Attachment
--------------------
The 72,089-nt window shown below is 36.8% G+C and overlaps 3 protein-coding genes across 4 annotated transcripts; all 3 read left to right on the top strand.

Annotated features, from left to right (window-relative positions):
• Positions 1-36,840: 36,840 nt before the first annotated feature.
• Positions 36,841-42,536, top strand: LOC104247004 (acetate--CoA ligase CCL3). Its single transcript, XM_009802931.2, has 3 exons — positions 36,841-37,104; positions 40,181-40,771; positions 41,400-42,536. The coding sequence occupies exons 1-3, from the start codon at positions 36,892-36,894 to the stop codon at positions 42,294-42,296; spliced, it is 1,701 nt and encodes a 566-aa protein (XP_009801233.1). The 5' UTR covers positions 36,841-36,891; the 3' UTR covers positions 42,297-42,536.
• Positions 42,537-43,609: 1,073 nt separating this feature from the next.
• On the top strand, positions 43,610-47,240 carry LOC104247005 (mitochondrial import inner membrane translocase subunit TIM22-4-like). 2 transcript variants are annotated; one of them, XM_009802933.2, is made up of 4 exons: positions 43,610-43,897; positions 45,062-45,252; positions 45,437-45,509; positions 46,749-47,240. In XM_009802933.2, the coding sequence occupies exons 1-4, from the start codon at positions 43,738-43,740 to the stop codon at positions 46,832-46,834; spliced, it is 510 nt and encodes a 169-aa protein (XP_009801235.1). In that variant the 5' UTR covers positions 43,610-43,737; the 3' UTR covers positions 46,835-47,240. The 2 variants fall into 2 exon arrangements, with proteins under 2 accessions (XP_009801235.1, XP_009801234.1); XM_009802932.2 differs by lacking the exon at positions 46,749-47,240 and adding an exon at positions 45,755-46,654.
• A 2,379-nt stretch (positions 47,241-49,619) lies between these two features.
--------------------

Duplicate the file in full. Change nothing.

The 72,089-nt window shown below is 36.8% G+C and overlaps 3 protein-coding genes across 4 annotated transcripts; all 3 read left to right on the top strand.

Annotated features, from left to right (window-relative positions):
• Positions 1-36,840: 36,840 nt before the first annotated feature.
• Positions 36,841-42,536, top strand: LOC104247004 (acetate--CoA ligase CCL3). Its single transcript, XM_009802931.2, has 3 exons — positions 36,841-37,104; positions 40,181-40,771; positions 41,400-42,536. The coding sequence occupies exons 1-3, from the start codon at positions 36,892-36,894 to the stop codon at positions 42,294-42,296; spliced, it is 1,701 nt and encodes a 566-aa protein (XP_009801233.1). The 5' UTR covers positions 36,841-36,891; the 3' UTR covers positions 42,297-42,536.
• Positions 42,537-43,609: 1,073 nt separating this feature from the next.
• On the top strand, positions 43,610-47,240 carry LOC104247005 (mitochondrial import inner membrane translocase subunit TIM22-4-like). 2 transcript variants are annotated; one of them, XM_009802933.2, is made up of 4 exons: positions 43,610-43,897; positions 45,062-45,252; positions 45,437-45,509; positions 46,749-47,240. In XM_009802933.2, the coding sequence occupies exons 1-4, from the start codon at positions 43,738-43,740 to the stop codon at positions 46,832-46,834; spliced, it is 510 nt and encodes a 169-aa protein (XP_009801235.1). In that variant the 5' UTR covers positions 43,610-43,737; the 3' UTR covers positions 46,835-47,240. The 2 variants fall into 2 exon arrangements, with proteins under 2 accessions (XP_009801235.1, XP_009801234.1); XM_009802932.2 differs by lacking the exon at positions 46,749-47,240 and adding an exon at positions 45,755-46,654.
• A 2,379-nt stretch (positions 47,241-49,619) lies between these two features.